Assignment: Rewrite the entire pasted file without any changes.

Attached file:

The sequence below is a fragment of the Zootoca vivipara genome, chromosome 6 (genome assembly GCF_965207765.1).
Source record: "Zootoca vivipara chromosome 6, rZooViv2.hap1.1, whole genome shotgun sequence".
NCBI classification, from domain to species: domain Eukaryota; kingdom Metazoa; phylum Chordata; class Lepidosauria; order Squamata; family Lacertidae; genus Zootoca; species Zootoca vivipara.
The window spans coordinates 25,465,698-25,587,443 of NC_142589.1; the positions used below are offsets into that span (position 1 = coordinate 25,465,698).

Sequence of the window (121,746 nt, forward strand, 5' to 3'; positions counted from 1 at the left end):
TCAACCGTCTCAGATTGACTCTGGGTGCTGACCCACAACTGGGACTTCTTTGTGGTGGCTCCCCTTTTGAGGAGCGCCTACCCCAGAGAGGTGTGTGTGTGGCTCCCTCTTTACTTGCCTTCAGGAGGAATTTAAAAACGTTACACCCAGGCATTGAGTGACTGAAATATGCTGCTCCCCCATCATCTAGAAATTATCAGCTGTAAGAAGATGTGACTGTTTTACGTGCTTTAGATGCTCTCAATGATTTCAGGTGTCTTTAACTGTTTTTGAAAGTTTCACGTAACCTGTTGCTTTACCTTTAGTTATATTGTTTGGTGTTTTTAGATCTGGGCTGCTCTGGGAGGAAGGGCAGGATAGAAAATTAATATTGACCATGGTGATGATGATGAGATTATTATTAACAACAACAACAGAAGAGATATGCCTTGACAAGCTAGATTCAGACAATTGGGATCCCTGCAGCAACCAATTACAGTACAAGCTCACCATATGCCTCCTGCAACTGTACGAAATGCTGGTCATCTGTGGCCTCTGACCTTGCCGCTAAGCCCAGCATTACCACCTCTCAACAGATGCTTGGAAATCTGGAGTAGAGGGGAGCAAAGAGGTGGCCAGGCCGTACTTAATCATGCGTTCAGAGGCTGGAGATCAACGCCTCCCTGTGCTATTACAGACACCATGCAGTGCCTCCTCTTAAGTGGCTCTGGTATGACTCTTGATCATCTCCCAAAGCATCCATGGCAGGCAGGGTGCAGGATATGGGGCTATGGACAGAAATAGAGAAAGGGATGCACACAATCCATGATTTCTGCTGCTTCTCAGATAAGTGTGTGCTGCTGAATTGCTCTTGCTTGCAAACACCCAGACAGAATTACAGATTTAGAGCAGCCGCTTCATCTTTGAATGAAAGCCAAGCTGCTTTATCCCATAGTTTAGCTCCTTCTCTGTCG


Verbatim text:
The sequence below is a fragment of the Zootoca vivipara genome, chromosome 6 (genome assembly GCF_965207765.1).
Source record: "Zootoca vivipara chromosome 6, rZooViv2.hap1.1, whole genome shotgun sequence".
NCBI classification, from domain to species: domain Eukaryota; kingdom Metazoa; phylum Chordata; class Lepidosauria; order Squamata; family Lacertidae; genus Zootoca; species Zootoca vivipara.
The window spans coordinates 25,465,698-25,587,443 of NC_142589.1; the positions used below are offsets into that span (position 1 = coordinate 25,465,698).

Sequence of the window (121,746 nt, forward strand, 5' to 3'; positions counted from 1 at the left end):
TCAACCGTCTCAGATTGACTCTGGGTGCTGACCCACAACTGGGACTTCTTTGTGGTGGCTCCCCTTTTGAGGAGCGCCTACCCCAGAGAGGTGTGTGTGTGGCTCCCTCTTTACTTGCCTTCAGGAGGAATTTAAAAACGTTACACCCAGGCATTGAGTGACTGAAATATGCTGCTCCCCCATCATCTAGAAATTATCAGCTGTAAGAAGATGTGACTGTTTTACGTGCTTTAGATGCTCTCAATGATTTCAGGTGTCTTTAACTGTTTTTGAAAGTTTCACGTAACCTGTTGCTTTACCTTTAGTTATATTGTTTGGTGTTTTTAGATCTGGGCTGCTCTGGGAGGAAGGGCAGGATAGAAAATTAATATTGACCATGGTGATGATGATGAGATTATTATTAACAACAACAACAGAAGAGATATGCCTTGACAAGCTAGATTCAGACAATTGGGATCCCTGCAGCAACCAATTACAGTACAAGCTCACCATATGCCTCCTGCAACTGTACGAAATGCTGGTCATCTGTGGCCTCTGACCTTGCCGCTAAGCCCAGCATTACCACCTCTCAACAGATGCTTGGAAATCTGGAGTAGAGGGGAGCAAAGAGGTGGCCAGGCCGTACTTAATCATGCGTTCAGAGGCTGGAGATCAACGCCTCCCTGTGCTATTACAGACACCATGCAGTGCCTCCTCTTAAGTGGCTCTGGTATGACTCTTGATCATCTCCCAAAGCATCCATGGCAGGCAGGGTGCAGGATATGGGGCTATGGACAGAAATAGAGAAAGGGATGCACACAATCCATGATTTCTGCTGCTTCTCAGATAAGTGTGTGCTGCTGAATTGCTCTTGCTTGCAAACACCCAGACAGAATTACAGATTTAGAGCAGCCGCTTCATCTTTGAATGAAAGCCAAGCTGCTTTATCCCATAGTTTAGCTCCTTCTCTGTCG